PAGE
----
The Rising Tide is military historical fiction and the first novel of a continuing series by Jeff Shaara based on certain theaters of World War II. It covers the North African Campaign from its position in late May to Rommel’s defeat. It also covers Operation Husky in Italy.
The main characters are two men from history, Erwin Rommel and Dwight D. Eisenhower, and two fictional young soldiers, Jack Logan and Sergeant Jesse Adams. Jack Logan was a tank gunner who was eventually taken as a prisoner of war by the Axis but then freed by Allied forces. Sergeant Jesse Adams was a paratrooper with the 505 PIR of the 82nd Airborne. He is selected by Colonel Jim Gavin when Gavin is promoted to Brigadier General to go with Gavin to go to England/Scotland to lead in the preparations for Operation Overlord (the D-day invasion).
This excellent book tells a well-known story in a new way. Jeff Shaara composes a very interest account of the battles in Sicily, Italy, and France forward from both an infantryman’s view and that of the leaders.
My edition of the book is 576 pages long book. The book started slow. It went through the war planning and diplomatic issues showing the interactions of the military personnel from the many countries who make up the allies.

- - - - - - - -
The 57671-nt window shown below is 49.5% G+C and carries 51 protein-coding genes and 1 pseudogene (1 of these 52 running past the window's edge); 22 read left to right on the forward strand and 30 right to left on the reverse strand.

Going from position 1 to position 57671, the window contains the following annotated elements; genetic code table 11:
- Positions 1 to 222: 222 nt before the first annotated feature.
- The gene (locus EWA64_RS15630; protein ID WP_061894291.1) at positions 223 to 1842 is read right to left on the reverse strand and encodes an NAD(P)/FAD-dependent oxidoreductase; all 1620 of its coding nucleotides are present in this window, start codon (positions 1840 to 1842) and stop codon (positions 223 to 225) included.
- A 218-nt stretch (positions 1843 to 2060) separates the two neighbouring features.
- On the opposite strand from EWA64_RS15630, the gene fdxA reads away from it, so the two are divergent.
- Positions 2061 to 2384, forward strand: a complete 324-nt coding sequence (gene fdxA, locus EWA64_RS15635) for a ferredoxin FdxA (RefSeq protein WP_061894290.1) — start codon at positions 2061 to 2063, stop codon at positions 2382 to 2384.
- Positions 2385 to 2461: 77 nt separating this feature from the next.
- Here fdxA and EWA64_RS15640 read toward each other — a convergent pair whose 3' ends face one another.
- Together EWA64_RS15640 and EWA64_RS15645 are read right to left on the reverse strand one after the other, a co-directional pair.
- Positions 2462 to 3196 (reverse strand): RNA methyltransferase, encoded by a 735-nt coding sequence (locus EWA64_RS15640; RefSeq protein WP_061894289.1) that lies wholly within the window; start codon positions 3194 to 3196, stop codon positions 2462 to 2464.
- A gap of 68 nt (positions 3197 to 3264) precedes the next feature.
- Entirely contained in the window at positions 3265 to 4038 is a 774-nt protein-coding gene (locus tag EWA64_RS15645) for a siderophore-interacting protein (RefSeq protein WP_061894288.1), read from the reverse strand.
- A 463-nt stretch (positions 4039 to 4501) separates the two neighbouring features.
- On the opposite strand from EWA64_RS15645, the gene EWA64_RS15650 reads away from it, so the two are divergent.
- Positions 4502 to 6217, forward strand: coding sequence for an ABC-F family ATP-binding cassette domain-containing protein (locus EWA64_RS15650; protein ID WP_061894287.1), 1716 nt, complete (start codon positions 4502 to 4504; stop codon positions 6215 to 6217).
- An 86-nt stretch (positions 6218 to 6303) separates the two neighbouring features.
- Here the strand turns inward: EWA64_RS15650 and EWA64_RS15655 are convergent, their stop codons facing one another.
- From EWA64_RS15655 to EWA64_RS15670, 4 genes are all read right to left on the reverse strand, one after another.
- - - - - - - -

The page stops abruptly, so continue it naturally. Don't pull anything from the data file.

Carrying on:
North Africa and Sicily
The action in North Africa showed the difficulties of the soldiers dealing with the weather, inexperienced leadership, and tanks that fired shells that simply bounced off the German tanks.
As the reader, you get to jump into Sicily with the paratroopers. Jeff Shaara brings the reader into the battle. You experience many tense moments when things go wrong. The resourcefulness of the men in the field and how they learn to work together shines through in this part of the book.
Operation Husky with the battle for Italy receives minimal coverage. This section felt rushed through and is adjunct to the rest of the book.
I found the book an interesting read. It brought the events of the North African, and Mediterranean Campaign to life in a good and different way.